A1 Journal article (refereed)
Effects of gender inequality and wealth inequality on within-sex mating competition under hypergyny (2022)

Brooks, R. C., Blake, K. R., & Fromhage, L. (2022). Effects of gender inequality and wealth inequality on within-sex mating competition under hypergyny. Evolution and Human Behavior, 43(6), 501-509. https://doi.org/10.1016/j.evolhumbehav.2022.08.006

JYU authors or editors

Publication details

All authors or editors: Brooks, Robert C.; Blake, Khandis R.; Fromhage, Lutz

Journal or series: Evolution and Human Behavior

ISSN: 1090-5138

eISSN: 1879-0607

Publication year: 2022

Volume: 43

Issue number: 6

Pages range: 501-509

Publisher: Elsevier

Publication country: United States

Publication language: English

DOI: https://doi.org/10.1016/j.evolhumbehav.2022.08.006

Publication open access: Not open

Publication channel open access: Channel is not openly available

Publication is parallel published (JYX): https://jyx.jyu.fi/handle/123456789/83806


Resources are often central to the formation and persistence of human consortships, and to the evolutionary fitness consequences of those consortships. As a result, the distribution of resources within a society should influence the number and quality of mating opportunities an individual of given status/wealth experiences. In particular, in a wide variety of societies, both contemporary and historic, women have been shown to prefer mates of higher rather than lower status and wealth, a pattern known as ‘hypergyny’. Such status-dependent within-sex competition is influenced not only by the preferences individuals express but also by the distribution of resources within and between sexes. Empirical studies show that economic inequality within a sex can amplify mating competition, and that inequalities between women and men also influence behaviours related to mating competition, but the links between resource distribution and mating competition have attracted limited systematic attention. We present simulation models of hypergynous preferences and the effects on mating competition among men and among women within a heterosexual mating market. Our modelling shows that the lower mating success of poorer men and richer women (when compared with richer men and poorer women) is worsened when resource gender gaps are relatively small or when women out-earn men on average. Likewise, high economic inequality, especially among men, amplifies the competition experienced by these groups. We consider the political implications in terms of sex- and status-dependent attitudes to gender equity, wealth inequality, and hypergynous mating norms.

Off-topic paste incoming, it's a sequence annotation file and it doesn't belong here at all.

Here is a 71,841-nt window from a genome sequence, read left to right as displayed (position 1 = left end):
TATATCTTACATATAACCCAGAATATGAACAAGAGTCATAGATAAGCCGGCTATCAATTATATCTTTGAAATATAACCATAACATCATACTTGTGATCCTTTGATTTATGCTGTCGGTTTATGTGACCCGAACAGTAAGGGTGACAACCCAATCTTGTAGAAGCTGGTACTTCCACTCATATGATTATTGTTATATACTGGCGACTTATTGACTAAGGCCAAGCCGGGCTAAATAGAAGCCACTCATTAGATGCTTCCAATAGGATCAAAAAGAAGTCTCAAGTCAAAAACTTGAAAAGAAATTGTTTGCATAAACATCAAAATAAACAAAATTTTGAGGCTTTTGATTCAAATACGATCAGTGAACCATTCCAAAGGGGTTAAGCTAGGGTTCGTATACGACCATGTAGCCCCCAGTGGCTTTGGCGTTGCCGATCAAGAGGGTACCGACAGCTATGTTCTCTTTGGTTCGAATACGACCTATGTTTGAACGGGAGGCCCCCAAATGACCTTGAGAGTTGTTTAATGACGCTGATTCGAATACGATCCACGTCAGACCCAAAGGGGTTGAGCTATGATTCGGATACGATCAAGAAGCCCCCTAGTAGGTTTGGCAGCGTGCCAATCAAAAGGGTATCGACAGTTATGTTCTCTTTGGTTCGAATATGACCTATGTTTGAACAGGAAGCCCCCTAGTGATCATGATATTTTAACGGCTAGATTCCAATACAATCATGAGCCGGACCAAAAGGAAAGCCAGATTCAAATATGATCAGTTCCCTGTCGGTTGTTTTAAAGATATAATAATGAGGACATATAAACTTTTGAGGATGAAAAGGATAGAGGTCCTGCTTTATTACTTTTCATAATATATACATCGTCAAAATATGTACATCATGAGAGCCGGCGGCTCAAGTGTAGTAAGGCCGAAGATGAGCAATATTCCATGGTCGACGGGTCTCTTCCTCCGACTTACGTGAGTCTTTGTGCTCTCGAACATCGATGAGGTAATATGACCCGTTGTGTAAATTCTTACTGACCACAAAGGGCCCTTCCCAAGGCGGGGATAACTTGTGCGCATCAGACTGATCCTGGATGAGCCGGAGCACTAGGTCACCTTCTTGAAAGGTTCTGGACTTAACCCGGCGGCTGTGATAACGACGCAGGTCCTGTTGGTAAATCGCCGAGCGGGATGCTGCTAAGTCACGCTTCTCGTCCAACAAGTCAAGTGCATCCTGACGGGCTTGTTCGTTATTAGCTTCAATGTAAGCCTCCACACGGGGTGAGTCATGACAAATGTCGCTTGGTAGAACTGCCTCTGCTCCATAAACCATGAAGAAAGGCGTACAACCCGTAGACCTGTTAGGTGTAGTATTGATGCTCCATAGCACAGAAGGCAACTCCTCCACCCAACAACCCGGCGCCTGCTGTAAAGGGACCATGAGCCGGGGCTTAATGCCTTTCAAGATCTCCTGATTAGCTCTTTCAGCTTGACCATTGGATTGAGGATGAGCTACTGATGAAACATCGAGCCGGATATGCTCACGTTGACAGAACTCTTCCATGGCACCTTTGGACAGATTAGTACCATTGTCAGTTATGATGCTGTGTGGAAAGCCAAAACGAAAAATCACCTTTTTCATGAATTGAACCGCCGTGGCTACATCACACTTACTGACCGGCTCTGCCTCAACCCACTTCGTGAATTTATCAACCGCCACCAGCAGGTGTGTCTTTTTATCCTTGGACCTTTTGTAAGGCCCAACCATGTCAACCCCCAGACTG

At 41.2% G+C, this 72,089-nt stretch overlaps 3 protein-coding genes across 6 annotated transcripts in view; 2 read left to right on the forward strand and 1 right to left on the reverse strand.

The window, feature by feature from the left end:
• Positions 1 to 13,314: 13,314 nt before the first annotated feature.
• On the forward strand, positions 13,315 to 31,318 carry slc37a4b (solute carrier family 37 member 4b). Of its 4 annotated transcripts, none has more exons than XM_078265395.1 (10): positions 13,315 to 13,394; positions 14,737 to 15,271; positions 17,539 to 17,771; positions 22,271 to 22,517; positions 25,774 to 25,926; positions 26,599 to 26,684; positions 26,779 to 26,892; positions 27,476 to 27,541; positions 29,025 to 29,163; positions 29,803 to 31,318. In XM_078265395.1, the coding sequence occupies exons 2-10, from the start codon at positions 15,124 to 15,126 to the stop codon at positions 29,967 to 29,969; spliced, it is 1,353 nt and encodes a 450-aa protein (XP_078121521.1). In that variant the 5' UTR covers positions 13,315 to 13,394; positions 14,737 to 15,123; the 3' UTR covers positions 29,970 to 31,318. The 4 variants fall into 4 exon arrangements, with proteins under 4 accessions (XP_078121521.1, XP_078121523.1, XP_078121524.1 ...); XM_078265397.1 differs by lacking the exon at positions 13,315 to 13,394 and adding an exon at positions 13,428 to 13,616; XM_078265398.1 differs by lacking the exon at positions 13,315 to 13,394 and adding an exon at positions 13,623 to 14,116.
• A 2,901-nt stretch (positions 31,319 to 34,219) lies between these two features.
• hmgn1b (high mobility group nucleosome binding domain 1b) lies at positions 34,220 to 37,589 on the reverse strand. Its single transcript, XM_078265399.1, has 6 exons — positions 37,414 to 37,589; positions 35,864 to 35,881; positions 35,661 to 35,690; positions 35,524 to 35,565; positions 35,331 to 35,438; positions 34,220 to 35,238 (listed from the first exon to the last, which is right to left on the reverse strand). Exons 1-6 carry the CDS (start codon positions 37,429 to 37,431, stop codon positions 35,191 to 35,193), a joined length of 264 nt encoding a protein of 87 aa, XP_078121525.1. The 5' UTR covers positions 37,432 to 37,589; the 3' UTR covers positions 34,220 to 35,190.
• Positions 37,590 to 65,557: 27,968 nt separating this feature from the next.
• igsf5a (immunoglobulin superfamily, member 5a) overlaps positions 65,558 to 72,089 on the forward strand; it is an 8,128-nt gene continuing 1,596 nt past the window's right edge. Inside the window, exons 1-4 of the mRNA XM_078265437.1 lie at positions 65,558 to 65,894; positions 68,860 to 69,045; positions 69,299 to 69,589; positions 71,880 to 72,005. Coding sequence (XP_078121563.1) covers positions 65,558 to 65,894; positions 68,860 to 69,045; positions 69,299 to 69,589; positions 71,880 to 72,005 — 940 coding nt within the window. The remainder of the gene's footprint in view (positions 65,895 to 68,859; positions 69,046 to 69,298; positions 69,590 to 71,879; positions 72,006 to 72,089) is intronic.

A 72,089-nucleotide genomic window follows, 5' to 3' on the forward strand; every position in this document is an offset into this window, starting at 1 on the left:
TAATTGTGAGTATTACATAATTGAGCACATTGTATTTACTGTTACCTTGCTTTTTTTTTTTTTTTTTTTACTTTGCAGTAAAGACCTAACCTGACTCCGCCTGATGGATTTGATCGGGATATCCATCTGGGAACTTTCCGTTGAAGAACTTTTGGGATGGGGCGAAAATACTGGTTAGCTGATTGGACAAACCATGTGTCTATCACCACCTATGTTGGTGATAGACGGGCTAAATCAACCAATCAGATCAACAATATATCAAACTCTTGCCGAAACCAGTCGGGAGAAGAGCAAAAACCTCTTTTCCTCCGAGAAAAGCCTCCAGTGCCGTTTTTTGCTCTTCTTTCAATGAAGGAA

Keywords: evolution; mating; selecting a couple

Free keywords: mating market; evolution; mate choice; status; within-sex competition

Contributing organizations

Related research datasets

Ministry reporting: Yes

Reporting Year: 2022

Preliminary JUFO rating: 2

Last updated on 2023-10-01 at 13:08